The role of eicoapentaenoic acid in cancer cahexia

Price, Sarah A. (1997). The role of eicoapentaenoic acid in cancer cahexia. PHD thesis, Aston University.

Abstract

Cachexia is a wasting syndrome often associated with malignancy, characterised by alterations in host metabolism and significant catabolism of host adipose tissue and skeletal muscle. The MAC16 murine adenocarcinoma is profoundly cachexigenic, inducing host weight-loss at relatively small tumour burden without the induction of anorexia. A 4DkDa factor capable of inducing lipolysis in vitro via an activation of adenylate cyclase (AC) has been isolated from the MAC16 tumour, and the urine of cachectic cancer patients, using a series of ion exchange and gel exclusion chromatography procedures. This lipid-mobilising factor (LMF) has been demonstrated to stimulate lipolysis in adipocytes dose-dependently via a signal transduction pathway involving, possibly, β3-adrenoceptors. Oral administration of the n-3 polyunsaturated fatty acid (PUFA) eicosapentaenoic acid (EPA) attenuated the progression of cachexia, but not the production of LMF, in MAC16 tumour-bearing mice, and was significantly incorporated into plasma phospholipids, skeletal muscle and adipose tissue. EPA supplemented cancer patients also demonstrated significantly increased plasma EPA concentrations. Decreased plasma membrane AC activity in response to LMF was observed in adipocytes isolated from mice receiving EPA. Incubation in vitro of adipocytes, or plasma membranes, with PUFAs significantly altered membrane fatty acid composition and attenuated the induction of both lipolysis, and AC activity, by LMF. The inhibitory actions of EPA, but not docosahexaenoic acid, are probably the consequence of an interaction with guanine nucleotide binding proteins (G-proteins). Progression of the cachectic state induced an up-regulation of adipocyte membrane expression of stimulatory G-proteins, allied with a concomitant down-regulation of inhibitory G-proteins, thus facilitating the catabolic actions of LMF, implying some tumour-mediated effect. A reversal of such alterations was observed upon oral administration of EPA, suggesting that the primary mechanism of action of this fatty acid is an inhibition of the end organ effects of LMF.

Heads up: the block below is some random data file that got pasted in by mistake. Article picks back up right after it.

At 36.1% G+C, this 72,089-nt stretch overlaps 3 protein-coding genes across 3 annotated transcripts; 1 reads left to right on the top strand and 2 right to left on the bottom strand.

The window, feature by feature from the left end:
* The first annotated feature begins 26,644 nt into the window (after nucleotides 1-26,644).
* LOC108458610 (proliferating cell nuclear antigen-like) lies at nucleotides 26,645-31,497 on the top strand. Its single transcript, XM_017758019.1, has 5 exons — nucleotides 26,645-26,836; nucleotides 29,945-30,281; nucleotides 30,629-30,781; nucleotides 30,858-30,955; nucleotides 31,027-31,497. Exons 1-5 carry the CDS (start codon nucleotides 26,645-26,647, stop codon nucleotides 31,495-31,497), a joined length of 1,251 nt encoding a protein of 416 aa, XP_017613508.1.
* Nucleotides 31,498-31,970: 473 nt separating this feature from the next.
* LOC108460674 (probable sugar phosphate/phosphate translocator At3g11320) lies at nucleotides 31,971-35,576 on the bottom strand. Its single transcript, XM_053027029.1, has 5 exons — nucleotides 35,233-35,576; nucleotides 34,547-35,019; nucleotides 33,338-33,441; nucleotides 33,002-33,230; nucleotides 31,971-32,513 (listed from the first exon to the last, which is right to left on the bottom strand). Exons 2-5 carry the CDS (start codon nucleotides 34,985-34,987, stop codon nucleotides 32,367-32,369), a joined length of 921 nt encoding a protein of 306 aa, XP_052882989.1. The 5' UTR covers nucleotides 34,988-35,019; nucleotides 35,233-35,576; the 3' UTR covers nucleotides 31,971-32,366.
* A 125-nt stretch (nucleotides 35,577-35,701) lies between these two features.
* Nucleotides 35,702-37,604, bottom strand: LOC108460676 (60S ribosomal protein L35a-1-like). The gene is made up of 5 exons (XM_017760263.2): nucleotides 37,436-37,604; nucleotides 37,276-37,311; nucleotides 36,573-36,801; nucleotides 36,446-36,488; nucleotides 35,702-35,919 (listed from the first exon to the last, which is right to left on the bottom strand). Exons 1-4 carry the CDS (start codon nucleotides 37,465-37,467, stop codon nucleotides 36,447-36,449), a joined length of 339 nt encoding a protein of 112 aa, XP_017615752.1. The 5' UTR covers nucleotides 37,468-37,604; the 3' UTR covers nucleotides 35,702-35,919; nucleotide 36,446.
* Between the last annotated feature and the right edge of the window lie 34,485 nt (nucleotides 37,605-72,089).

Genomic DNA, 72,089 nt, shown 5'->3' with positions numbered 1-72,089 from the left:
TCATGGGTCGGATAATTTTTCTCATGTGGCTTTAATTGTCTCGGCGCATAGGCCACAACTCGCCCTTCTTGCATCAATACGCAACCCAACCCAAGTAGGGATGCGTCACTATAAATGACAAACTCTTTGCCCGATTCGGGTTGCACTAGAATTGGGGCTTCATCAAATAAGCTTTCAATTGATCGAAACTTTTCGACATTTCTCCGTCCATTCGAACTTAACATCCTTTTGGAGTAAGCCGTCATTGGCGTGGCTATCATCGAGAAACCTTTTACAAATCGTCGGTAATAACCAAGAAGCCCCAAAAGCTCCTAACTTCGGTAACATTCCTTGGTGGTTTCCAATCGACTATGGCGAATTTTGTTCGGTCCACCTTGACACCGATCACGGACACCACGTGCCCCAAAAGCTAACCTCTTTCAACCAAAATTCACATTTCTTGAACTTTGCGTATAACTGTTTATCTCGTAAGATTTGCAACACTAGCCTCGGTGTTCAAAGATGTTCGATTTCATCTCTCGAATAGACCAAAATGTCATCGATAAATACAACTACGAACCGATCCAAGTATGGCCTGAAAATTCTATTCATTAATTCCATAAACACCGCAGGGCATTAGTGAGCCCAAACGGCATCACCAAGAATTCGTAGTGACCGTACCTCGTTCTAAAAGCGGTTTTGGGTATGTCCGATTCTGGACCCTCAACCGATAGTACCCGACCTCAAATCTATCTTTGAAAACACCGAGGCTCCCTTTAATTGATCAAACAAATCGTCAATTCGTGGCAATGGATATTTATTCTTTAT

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Institution: Aston University
Uncontrolled Keywords: polyunsaturated fatty acids,lipid-mobilising factor,lipolysis,adenylate cyclase,guanine nucleotide binding proteins
Completed Date: 1997-09

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